Magic Leap has just announced that they will be shipping their Magic Leap One device to developers his summer. While this still leaves a significant time span for the actual release date, we are already in the summer of 2018 and the release could happen any day now. As the release will be to developers initially, consumers will have to wait some more time to find out when the device will be available and what the headset will cost.
To facilitate the market introduction, Magic Leap has started to post YouTube videos that go into some detail of their hardware and software platform. The videos are somewhat game-centric as many software tools are focused on making game development easier and therefore faster. Nevertheless, the same tools can be used for developing productivity tools. The last version of the videos included the information about the hardware and software status can be found on YouTube.
The Magic Leap One is a headset with a tethered hip worn processor unit that keeps the system running while in use. Since this is a mixed reality device (or augmented reality depending on your definition) there is no limit to the space it can be used in.
The processor unit is based on an Nvidia Tegra X2 SOC. They state that some of the cores are used to run the background system and two of the cores are reserved for the developers use. In addition one Denver core is available for math-heavy requirements.
The device allows for gesture input as can be seen in the video, nevertheless, the company’s website also shows a handheld input controller. The video does not go into detail on this device but focuses on gesture control instead.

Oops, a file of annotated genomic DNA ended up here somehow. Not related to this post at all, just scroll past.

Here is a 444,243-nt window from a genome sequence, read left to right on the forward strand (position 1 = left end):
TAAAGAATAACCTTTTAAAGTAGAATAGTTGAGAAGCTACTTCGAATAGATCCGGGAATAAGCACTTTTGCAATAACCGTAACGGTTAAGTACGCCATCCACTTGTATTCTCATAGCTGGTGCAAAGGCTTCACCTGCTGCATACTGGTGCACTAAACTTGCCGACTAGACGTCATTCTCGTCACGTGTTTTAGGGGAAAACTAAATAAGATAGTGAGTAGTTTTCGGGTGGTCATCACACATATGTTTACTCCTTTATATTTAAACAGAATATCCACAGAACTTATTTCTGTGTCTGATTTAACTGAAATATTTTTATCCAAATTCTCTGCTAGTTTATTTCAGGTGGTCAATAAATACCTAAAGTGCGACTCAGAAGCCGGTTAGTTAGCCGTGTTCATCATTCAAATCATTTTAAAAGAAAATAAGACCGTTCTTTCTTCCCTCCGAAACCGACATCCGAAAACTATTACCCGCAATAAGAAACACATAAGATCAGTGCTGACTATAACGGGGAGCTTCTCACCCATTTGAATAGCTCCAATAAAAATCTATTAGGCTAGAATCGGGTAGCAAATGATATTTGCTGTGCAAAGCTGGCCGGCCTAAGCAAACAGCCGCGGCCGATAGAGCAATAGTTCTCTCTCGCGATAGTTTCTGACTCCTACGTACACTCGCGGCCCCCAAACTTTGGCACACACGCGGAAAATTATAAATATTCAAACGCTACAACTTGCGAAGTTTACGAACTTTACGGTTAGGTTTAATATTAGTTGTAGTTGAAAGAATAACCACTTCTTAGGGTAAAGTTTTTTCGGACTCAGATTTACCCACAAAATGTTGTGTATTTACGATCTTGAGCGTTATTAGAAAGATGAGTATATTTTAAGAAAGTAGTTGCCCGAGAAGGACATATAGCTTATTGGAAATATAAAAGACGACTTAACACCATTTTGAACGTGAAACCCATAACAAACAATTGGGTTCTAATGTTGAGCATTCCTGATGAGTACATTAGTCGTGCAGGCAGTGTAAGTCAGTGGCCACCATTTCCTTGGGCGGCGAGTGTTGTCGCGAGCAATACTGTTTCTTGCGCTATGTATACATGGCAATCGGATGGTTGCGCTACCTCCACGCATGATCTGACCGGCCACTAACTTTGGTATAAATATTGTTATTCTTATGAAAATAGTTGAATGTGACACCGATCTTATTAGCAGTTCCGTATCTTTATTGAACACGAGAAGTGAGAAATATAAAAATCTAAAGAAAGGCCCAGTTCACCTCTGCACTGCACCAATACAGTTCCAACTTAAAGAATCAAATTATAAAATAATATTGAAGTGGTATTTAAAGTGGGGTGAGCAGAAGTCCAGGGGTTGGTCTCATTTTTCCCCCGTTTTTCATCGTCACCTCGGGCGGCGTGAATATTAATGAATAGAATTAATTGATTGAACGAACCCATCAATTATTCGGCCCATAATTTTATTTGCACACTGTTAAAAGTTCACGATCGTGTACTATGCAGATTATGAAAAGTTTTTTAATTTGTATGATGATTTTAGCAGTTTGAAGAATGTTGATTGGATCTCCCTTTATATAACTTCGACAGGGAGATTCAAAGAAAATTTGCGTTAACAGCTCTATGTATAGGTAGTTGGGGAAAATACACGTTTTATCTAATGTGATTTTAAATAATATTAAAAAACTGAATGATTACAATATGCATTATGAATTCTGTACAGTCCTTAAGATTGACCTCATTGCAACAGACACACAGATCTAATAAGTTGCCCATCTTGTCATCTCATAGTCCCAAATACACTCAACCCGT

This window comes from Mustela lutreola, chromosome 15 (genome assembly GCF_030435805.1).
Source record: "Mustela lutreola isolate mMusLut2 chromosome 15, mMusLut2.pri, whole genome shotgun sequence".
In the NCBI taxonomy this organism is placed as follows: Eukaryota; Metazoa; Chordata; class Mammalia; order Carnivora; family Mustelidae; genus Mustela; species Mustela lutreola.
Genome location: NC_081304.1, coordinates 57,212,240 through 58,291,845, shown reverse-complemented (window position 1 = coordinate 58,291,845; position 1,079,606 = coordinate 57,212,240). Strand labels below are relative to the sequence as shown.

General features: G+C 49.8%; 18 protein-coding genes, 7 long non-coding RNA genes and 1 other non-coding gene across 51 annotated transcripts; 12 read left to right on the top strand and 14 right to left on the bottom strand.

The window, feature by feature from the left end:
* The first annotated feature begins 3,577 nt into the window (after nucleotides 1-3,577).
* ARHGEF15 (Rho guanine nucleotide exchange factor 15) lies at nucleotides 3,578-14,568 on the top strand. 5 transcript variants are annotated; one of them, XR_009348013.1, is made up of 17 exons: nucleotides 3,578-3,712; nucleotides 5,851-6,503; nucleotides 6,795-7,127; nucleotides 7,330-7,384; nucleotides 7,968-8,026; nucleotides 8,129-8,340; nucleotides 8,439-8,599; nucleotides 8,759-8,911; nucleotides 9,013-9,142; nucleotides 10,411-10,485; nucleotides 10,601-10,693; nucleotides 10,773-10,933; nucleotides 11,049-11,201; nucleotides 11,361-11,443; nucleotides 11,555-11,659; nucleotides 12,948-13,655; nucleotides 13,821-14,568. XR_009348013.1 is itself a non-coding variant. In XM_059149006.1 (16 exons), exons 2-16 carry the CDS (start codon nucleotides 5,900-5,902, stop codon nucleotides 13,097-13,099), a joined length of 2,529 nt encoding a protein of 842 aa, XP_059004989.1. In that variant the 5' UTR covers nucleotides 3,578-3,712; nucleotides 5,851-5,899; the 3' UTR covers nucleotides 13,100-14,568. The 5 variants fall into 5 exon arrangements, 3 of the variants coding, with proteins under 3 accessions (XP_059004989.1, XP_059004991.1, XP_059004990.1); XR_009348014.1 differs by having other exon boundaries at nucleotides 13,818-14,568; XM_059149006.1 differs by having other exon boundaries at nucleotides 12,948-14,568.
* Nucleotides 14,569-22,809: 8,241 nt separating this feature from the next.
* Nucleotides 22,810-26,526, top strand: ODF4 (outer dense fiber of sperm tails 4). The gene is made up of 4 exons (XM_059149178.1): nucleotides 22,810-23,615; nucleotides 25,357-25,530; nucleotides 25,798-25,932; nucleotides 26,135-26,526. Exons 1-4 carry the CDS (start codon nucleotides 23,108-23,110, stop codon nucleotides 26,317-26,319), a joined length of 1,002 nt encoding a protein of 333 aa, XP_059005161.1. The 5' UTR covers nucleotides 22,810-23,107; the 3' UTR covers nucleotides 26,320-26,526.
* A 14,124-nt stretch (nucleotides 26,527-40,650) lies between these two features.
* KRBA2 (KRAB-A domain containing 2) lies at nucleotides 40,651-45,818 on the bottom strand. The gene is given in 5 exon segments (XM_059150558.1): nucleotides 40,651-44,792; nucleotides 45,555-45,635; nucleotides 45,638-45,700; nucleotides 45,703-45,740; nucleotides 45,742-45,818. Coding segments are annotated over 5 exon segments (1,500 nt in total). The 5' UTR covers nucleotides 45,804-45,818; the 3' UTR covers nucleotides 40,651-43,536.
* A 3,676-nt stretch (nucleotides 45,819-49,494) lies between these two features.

A big part of the video goes into how to include the user’s surroundings into the mixed reality, This is needed to create a connection between the computer generated part and our surrounding. In other words, any play time will not break reality as we perceive it but will use existing physical barriers as hard boundaries.
In their video they show a little guy throwing rocks at the user. As a result the user can get hit by the rock, doge the rock or block the rock with their hand. The game loop is also called dodge. So how good does this all look when recorded through Magic Leap One device? For starters very similar to other AR/MR/VR devices.
The details are difficult to judge as they are shown on a 2D screen. The first impression is that they are pretty good at blocking the background (the real world) from shining through the computer generated object. In all fairness they use a relatively dark background and a bright object twirling at the viewer. Throwing something dark from a bright background may be less forgiving.
On the other hand ,the picture also shows the limitations of the software. If the hand is blocking the rock it does not seem that it worked, however in the video the rocks is destroyed shortly after it passes through the hand. Not quite real, yet.
As for more information about the used display technology,we still have to live with the great description of “Digital Lightfield” and whatever that means. The description goes as far as stating that the digital light comes from different depths and blends seamlessly with the natural light. So they create images at different depth to make using the Magic Leap One more comfortable for the brain. Once the units come on the market we will learn more about the secret display technology Magic Leap claims they created. So far they have proven that they can keep a secret a secret, but the truth will be out soon.
After spending a incredible amount of money on development, we should expect something extraordinary. So far these demonstration do not really live up to the hype. The presented images are very comparable of what you can find in the Microsoft HoloLens and it will be interesting to learn how they spent their billion dollar of development money. More interesting will be to see how they will recoup this money going forward. As of yet, I have not seen anything above and beyond what we have seen from other developers all of whom have not been very successful in the consumer market. I guess it is the hope that one the developers who are getting their hands on the new device will have such an epiphany and ring in the new age of mixed reality. (NH)